Rescued cabin may reveal details of early Harmony history
By Len Barcousky,
Thursday, January 04, 2007
Several mysteries swirl around an 18th-century log cabin in Jackson.
Who was “Js. Molinari” and when and why was his name carved into one of the foundation stones?
When exactly was the cabin built?
Why were the ends of its logs hand- trimmed into what carpenters call a “half dovetail” pattern when Harmonist and Mennonite craftsmen, working in the same period in Butler County, more commonly relied on a “steeple” notch joint? What was the purpose of the line of round holes cut into the original side wall of the nearly 200-year-old structure?
Members of Historic Harmony hope to have answers to those and other questions by the time the cabin is reconstructed this year.
Brothers and sisters in the Carothers family recently donated the building to the nonprofit historical society in honor of their parents, Phillip W. and Florence G. Carothers.
Last month, family members helped disassemble the structure on Textor School Road, and it is being stored at Historic Harmony’s Mercer Road property.
“We are very glad to have it,” said John Ruch, president of Historic Harmony, which maintains nine sites in and around Harmony that include 18th-century log houses. “But we are still talking about what we might do with it.”
The small size of the one-story structure limits its use as a display building, he said.
“Our first objective was to save it,” he said. “The next objective is to find out more about the building’s history and then use that knowledge to make a decision on where to put it.”
When Mr. and Mrs. Carothers bought a house on 52 acres above Breakneck Creek in 1951, the original cabin had disappeared behind several 19th-century and 20th-century additions to the home.
Winnifred Carothers Sharrar was born in the house in 1952. She has fond memories of growing up in rural Jackson with her six brothers and sisters.
“Our dad never owned a car,” she recalled. “He worked in a sawmill in Evans City, and he walked to work every day.” The one-way distance is about three miles.
The children were expected to do their share of chores, she said. “We had a big garden, and we had to help with it.”
Growing up in the country had its compensations, as well. The children had horses to ride — and to care for.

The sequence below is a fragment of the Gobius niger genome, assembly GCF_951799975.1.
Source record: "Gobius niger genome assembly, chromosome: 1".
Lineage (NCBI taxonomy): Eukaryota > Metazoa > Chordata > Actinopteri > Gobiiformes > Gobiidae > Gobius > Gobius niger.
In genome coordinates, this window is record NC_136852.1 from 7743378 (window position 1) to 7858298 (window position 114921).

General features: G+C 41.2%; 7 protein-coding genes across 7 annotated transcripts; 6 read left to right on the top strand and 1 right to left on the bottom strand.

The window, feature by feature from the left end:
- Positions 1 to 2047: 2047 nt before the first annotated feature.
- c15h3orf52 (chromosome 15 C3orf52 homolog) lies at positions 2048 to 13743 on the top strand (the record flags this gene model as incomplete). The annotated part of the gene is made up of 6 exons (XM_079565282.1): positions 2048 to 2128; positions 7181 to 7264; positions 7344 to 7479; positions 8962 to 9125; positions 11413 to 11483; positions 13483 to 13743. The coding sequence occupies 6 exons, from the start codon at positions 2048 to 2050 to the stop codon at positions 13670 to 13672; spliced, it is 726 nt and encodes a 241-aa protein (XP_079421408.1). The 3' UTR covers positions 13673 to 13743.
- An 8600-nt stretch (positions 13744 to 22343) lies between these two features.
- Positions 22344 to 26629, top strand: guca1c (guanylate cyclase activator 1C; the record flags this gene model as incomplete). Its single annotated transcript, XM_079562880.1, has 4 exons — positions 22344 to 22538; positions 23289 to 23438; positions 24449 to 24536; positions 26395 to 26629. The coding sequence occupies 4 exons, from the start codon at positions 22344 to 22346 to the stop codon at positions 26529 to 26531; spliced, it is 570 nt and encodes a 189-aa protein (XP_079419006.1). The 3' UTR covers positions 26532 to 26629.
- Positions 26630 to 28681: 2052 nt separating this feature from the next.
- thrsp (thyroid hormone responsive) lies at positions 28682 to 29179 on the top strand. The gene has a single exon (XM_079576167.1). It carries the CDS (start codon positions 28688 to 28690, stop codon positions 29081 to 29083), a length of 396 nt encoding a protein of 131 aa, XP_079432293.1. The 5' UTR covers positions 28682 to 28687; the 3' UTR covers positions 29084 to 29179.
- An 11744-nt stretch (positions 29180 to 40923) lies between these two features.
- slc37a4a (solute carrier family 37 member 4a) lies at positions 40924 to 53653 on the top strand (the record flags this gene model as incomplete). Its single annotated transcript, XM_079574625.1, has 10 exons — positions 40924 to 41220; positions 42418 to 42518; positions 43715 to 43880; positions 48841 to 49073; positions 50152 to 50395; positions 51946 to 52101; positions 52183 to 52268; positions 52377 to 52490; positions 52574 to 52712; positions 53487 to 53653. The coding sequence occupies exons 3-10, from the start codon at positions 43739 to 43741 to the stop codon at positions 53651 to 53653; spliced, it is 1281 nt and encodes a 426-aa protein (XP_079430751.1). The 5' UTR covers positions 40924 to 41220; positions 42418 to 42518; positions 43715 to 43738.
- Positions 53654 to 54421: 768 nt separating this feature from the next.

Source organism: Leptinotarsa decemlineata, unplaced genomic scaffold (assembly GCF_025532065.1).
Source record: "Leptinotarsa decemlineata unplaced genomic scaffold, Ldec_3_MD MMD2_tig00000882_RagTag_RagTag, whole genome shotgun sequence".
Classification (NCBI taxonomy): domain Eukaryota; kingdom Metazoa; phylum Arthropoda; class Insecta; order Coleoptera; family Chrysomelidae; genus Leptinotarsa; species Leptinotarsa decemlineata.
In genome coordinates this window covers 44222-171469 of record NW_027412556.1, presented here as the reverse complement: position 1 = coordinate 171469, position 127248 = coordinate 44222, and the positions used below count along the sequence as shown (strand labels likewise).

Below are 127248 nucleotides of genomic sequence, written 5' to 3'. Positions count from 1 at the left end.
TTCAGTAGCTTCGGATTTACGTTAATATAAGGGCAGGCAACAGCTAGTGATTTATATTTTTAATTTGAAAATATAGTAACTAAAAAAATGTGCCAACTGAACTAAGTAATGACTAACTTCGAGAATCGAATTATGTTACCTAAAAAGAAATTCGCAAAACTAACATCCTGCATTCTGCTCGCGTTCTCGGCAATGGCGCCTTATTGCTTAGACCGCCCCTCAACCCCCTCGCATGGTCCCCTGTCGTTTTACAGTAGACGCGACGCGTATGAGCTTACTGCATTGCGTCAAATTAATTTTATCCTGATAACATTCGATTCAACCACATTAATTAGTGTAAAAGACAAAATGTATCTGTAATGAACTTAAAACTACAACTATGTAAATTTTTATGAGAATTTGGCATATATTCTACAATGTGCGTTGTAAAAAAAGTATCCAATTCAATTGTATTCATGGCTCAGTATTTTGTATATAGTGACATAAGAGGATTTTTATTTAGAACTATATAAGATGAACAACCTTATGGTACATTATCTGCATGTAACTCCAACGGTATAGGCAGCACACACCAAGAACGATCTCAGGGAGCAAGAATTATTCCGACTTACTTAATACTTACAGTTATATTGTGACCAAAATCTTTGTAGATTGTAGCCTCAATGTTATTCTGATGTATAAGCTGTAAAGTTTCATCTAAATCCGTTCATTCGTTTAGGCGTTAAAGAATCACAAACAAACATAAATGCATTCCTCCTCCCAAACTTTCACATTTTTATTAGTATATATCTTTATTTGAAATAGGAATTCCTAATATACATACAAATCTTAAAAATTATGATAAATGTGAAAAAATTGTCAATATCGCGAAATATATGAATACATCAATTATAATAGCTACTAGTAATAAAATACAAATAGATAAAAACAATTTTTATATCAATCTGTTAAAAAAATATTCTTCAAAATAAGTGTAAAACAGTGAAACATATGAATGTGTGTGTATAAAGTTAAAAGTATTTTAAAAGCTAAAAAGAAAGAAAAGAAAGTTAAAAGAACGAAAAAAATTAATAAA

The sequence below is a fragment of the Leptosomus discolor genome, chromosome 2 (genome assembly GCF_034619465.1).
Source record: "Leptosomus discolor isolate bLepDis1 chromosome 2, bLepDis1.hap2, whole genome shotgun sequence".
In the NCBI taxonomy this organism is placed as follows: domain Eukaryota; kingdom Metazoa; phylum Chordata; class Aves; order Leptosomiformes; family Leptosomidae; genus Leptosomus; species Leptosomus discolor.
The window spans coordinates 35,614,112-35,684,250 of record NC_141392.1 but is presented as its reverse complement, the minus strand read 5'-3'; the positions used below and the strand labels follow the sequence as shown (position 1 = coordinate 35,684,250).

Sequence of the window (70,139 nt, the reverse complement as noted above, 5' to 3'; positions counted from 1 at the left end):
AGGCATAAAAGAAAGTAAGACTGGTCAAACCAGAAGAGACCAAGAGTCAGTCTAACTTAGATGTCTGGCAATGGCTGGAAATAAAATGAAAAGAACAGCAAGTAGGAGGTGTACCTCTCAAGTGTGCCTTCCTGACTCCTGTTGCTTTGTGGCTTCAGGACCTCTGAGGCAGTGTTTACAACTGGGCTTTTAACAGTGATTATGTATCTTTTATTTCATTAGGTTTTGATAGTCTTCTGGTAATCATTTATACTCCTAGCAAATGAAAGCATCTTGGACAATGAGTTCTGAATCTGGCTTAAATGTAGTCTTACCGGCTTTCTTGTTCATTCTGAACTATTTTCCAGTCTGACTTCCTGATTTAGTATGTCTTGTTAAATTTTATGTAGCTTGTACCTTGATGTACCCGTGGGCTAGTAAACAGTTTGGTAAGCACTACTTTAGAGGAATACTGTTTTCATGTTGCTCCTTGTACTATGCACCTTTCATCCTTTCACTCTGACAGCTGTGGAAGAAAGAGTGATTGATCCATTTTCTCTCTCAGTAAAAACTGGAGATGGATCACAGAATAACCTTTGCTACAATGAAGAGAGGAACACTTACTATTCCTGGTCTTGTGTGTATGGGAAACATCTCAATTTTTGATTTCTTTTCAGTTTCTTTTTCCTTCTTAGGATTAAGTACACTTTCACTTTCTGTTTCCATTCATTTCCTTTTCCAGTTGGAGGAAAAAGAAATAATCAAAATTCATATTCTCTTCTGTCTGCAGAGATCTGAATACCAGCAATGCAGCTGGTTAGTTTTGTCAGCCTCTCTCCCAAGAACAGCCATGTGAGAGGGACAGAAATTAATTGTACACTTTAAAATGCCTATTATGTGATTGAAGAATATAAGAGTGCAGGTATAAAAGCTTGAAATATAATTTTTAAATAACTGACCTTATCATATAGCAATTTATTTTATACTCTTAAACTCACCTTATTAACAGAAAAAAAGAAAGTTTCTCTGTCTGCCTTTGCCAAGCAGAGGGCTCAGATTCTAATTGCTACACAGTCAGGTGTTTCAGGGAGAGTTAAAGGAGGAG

Over the years, her parents sold or gave away almost all of the original tract, often to family members. When the cabin was taken down Dec. 17, it was on a one-acre lot in the 100 block of Textor School Road.
For the past 23 years, Mrs. Sharrar and her husband, Frank, have lived in a modern log house they built about 200 yards from the spot where she was born. Several relatives still live within shouting distance.
Her brother, Philip W. II, lives nearby in Jackson. Other siblings, John and Ann, live in Harmony; Albert lives in Evans City; and James lives in Greenville, Mercer County. The oldest sibling, David, died in 2000. The immediate family also includes 17 grandchildren, with many still in the area.
In recent years, Mr. Sharrar had been using part of the house as a workshop. “We couldn’t afford to keep it heated and maintain it,” his wife said. “The roof was leaking and it needed to be torn down.”
Family members and friends, including Paul Guber, the fiance of Mrs. Sharrar’s daughter, Nicole, already had demolished the later additions. That left the outer walls of the cabin exposed for the first time in decades.
The job of taking the cabin apart went quickly, with work starting at 7:30 a.m. and finishing by 1 p.m. The Carothers homestead was part of the original 7,000 acres that Father George Rapp, founder of the communalist Harmony Society, acquired in Lancaster and Jackson, starting in 1805. Seeking to move west to Indiana, the Harmonists sold all of their Pennsylvania holdings, including the village of Harmony, in 1814 to a Mennonite businessman named Abraham Ziegler.
Mrs. Sharrar and her sister, Ann Carothers, have done some research on the family property. The earliest written reference to a house on the tract dates to the 1830s, Mrs. Sharrar said, but it is likely to have been built earlier.
Its location was about one-half mile from where the Harmonists had built a mill and some small houses, Mr. Ruch said. While it resembles Harmonist-era buildings, the Carothers home contains unusual features, like the half dovetail corner joints.
The Carothers family is pleased to know that the home where they grew up will be preserved.
“The only thing we want is Mom’s and Dad’s names on a plaque somewhere,” Mrs. Sharrar said.
(Len Barcousky can be reached at email@example.com or 724-772-0184. )
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